Brimonidine protects RGC axons
Brimonidine substantially restores anterograde transport
In this study, we quantified how systemic delivery of BMD via subcutaneous osmotic pump protected RGCs challenged by elevated IOP in a rat model of OHT. In the absence of treatment, OHT for 8 weeks induced pathology at several levels. In the vehicle group, the worst OHT-related outcome was 70% depletion in transport of CTB to the superior colliculus (Figure 6). This deficit cannot be accounted for entirely by loss of active uptake of CTB by RGCs in the retina, which was reduced by only 44% (Figure 3). Depletion of transport was followed by a 33% loss of axons in the optic nerve (Figure 5) and finally by an average decrease in RGC somatic density of about 16% as measured by SMI31 labelling (Figure 4). In the retina, OHT was also associated with severely dystrophic axons, swollen RGC somas, and the accumulation of phosphorylated neurofilaments in dendrites (Figure 2).
These results support an OHT-induced progression in which a functional deficit precedes structural pathology. Loss of active uptake and transport of CTB was far worse than axon loss in the optic nerve, which in turn was worse than RGC somatic drop-out in the retina. This progression is similar to that described in the DBA2J mouse model of glaucoma [20, 21, 23]. Interestingly, RGC somatic loss as measured by SMI31 labelling was not uniform. Rather, it was worst in the nasal retina, where OHT decreased RGC density 26 to 42% across eccentricities (Figure 4). This spatial progression too is consistent with the sectorial pattern of RGC pathology observed in other glaucoma models [22, 23, 29, 30]. Though axonal transport to the superior colliculus was severely affected by OHT, our retinotopic maps also hint of sectorial progression (Figure 7; ).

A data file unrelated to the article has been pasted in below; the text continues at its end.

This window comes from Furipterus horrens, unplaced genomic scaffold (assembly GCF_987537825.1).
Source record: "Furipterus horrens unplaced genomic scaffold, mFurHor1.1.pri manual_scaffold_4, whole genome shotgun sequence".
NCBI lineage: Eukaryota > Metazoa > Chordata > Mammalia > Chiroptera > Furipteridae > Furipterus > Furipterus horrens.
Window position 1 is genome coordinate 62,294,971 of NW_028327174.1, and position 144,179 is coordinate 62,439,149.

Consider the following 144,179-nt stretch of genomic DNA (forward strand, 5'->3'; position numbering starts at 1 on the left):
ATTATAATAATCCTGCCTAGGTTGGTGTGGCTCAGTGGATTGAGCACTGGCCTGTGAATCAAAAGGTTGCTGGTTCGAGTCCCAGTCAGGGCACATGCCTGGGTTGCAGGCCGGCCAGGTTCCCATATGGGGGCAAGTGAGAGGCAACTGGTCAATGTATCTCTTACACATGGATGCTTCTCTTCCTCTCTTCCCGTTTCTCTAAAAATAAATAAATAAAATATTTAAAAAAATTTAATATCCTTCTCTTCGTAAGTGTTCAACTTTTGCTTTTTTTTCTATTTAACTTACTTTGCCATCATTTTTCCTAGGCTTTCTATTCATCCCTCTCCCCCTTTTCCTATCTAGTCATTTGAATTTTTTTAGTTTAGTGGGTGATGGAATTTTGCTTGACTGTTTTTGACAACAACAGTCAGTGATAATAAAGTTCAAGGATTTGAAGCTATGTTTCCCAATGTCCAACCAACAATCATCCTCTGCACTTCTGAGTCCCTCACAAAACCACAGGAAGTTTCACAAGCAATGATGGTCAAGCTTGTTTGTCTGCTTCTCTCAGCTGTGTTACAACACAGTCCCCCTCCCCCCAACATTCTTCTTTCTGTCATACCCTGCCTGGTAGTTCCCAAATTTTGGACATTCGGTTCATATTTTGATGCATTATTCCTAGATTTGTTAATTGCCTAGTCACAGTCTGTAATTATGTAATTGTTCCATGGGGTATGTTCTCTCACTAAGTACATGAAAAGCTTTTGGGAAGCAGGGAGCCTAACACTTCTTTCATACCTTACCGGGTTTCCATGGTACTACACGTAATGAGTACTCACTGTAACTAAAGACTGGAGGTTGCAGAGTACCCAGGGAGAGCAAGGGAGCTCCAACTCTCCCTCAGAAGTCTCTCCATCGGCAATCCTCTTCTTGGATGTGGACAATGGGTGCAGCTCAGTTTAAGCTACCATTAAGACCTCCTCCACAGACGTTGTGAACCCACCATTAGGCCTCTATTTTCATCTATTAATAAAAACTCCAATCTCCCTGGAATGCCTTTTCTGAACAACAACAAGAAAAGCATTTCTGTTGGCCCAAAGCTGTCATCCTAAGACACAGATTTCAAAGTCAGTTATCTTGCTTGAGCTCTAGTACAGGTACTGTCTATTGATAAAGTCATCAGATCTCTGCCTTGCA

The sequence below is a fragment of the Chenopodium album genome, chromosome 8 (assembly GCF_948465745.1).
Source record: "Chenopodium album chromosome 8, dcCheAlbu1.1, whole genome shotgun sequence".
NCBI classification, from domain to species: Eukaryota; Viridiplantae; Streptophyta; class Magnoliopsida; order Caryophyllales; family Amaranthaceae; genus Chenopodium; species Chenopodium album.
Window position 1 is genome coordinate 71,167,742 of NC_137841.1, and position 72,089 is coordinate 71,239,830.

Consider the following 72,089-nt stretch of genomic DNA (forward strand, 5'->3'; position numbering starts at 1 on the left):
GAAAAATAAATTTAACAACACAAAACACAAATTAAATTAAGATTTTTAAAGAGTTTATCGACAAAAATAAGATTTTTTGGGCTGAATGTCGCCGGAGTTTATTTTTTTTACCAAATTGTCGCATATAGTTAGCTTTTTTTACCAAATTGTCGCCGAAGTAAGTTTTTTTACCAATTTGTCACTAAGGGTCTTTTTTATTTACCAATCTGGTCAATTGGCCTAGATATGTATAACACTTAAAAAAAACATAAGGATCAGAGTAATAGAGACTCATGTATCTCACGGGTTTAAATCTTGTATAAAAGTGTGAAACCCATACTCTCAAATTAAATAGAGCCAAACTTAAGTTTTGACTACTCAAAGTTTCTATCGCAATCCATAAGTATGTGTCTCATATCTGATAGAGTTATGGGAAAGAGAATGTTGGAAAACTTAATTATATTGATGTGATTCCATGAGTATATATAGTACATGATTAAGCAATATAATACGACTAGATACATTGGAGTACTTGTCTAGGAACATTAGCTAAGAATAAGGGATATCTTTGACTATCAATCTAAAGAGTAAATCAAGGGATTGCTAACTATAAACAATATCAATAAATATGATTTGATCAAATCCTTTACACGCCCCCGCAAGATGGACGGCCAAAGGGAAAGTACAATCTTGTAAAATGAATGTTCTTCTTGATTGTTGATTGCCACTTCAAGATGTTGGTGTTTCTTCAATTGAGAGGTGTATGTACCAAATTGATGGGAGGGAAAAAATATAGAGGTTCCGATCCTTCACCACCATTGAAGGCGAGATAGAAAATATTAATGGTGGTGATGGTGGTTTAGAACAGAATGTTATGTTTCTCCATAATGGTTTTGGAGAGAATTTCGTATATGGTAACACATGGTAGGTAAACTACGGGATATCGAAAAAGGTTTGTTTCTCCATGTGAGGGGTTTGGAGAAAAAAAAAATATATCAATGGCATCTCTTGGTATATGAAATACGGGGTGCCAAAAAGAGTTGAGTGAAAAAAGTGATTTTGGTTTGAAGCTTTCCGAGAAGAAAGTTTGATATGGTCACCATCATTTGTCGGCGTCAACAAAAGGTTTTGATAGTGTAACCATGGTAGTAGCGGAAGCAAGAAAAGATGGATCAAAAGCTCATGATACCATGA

Although there is some earlier evidence that BMD can preserve optic nerve axons and RGC axonal transport after acute injury [9, 31, 32], previous studies of BMD's effect in glaucoma models have focused on retinal outcomes [11, 12, 16, 33, 34]. Following episcleral vein cautery, BMD delivered via intraperitoneal injection prevented OHT-induced loss of RGC cell bodies labelled by retrograde transport of FluoroGold from the colliculus [12, 33]. In studies similar to ours in which OHT was induced by laser photocoagulation of episcleral and limbal veins for 3 weeks, BMD delivered by subcutaneous pump also improved the number of RGCs labeled retrogradely [11, 16, 34]. Our results are in agreement with these previous studies in that systemic BMD delivery increased RGC cell body survival (Figure 3 and Figure 4), even for our much longer period of OHT. However, given recent evidence that RGC somatic loss occurs late in disease progression , we examined axonal transport to the colliculus and axon survival in the nerve, both of which are challenged much earlier .